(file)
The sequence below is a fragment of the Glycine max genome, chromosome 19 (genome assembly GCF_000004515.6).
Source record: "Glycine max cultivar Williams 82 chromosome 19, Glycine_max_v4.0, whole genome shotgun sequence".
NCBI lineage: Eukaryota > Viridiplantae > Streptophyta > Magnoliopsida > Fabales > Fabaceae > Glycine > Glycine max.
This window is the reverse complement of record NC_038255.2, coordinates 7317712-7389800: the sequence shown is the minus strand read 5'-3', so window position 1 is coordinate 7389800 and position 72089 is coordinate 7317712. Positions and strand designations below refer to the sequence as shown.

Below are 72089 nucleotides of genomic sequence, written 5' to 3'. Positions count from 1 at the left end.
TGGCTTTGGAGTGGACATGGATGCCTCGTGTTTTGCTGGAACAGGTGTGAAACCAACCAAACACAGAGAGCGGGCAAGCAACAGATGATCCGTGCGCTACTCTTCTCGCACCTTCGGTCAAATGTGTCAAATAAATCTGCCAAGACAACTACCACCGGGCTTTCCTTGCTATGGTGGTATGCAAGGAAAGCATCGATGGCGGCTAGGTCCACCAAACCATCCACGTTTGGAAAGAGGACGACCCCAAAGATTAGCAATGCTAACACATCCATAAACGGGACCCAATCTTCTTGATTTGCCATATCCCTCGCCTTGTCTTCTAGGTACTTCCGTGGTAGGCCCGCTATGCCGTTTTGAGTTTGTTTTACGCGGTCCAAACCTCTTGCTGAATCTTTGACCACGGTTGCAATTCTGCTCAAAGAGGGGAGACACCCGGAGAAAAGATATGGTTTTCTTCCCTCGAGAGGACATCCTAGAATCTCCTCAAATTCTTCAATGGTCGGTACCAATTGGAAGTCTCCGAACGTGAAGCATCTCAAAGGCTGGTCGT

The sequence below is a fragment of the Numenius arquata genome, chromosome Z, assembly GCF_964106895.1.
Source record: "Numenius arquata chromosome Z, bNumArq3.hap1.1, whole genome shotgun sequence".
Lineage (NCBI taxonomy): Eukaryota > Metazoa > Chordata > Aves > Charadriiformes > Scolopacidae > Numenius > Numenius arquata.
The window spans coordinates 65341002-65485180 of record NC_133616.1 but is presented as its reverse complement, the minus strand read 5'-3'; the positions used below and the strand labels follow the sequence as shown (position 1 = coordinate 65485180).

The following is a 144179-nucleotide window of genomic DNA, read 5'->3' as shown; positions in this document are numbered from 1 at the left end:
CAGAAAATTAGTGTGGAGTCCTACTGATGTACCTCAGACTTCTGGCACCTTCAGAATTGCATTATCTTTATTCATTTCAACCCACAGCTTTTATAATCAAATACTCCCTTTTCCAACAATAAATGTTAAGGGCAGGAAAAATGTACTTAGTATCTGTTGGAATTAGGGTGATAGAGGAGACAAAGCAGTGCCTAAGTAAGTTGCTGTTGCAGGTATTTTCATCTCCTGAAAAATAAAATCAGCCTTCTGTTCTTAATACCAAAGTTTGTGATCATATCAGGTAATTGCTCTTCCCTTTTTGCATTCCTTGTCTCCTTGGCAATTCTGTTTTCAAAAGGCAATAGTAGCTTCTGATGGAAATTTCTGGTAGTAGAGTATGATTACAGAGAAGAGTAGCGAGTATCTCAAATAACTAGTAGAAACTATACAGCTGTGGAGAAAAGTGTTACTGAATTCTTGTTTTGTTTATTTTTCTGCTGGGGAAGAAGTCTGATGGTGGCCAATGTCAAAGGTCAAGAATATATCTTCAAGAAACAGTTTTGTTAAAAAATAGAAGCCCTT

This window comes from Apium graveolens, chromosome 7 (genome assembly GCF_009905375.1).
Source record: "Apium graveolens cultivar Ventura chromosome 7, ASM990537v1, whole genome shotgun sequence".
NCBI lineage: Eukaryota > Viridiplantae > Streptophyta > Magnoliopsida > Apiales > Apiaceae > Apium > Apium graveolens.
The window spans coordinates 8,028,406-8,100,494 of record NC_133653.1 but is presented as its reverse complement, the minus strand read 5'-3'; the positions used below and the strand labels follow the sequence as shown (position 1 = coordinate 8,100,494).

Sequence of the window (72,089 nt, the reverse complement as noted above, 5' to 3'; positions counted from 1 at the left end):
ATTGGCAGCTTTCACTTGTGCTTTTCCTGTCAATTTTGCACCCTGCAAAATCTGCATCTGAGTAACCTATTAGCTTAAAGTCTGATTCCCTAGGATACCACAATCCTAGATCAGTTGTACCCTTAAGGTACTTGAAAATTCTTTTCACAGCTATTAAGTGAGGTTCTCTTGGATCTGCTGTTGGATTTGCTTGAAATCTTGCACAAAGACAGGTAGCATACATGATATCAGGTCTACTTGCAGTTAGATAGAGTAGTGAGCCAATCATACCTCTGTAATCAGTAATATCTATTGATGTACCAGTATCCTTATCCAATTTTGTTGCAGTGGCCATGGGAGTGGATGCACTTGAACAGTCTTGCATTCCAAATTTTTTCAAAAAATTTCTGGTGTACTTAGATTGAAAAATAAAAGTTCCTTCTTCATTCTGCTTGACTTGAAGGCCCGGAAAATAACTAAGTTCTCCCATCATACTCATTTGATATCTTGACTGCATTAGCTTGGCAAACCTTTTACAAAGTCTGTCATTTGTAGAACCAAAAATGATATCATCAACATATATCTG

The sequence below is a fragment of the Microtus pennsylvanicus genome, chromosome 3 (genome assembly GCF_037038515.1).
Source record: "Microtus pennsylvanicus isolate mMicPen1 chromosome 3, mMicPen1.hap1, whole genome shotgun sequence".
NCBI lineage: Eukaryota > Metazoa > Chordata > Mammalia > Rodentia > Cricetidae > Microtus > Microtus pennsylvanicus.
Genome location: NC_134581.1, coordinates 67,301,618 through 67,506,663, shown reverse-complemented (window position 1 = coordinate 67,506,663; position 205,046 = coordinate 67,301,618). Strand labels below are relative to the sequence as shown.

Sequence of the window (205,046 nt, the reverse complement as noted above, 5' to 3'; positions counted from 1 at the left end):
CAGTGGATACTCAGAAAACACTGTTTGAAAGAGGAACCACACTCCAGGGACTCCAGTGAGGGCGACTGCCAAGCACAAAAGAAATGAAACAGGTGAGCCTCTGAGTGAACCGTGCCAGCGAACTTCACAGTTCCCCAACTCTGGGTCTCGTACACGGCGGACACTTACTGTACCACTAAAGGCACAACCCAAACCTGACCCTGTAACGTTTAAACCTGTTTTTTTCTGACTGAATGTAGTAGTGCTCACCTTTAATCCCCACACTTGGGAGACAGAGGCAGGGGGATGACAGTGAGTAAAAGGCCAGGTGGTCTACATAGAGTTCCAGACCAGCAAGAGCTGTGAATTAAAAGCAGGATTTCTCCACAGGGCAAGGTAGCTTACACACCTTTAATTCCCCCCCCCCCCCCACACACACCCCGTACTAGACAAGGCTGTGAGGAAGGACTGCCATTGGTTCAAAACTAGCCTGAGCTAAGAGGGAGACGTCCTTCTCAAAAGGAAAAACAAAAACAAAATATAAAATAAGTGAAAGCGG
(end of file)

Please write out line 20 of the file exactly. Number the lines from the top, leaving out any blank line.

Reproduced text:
Source record: "Microtus pennsylvanicus isolate mMicPen1 chromosome 3, mMicPen1.hap1, whole genome shotgun sequence".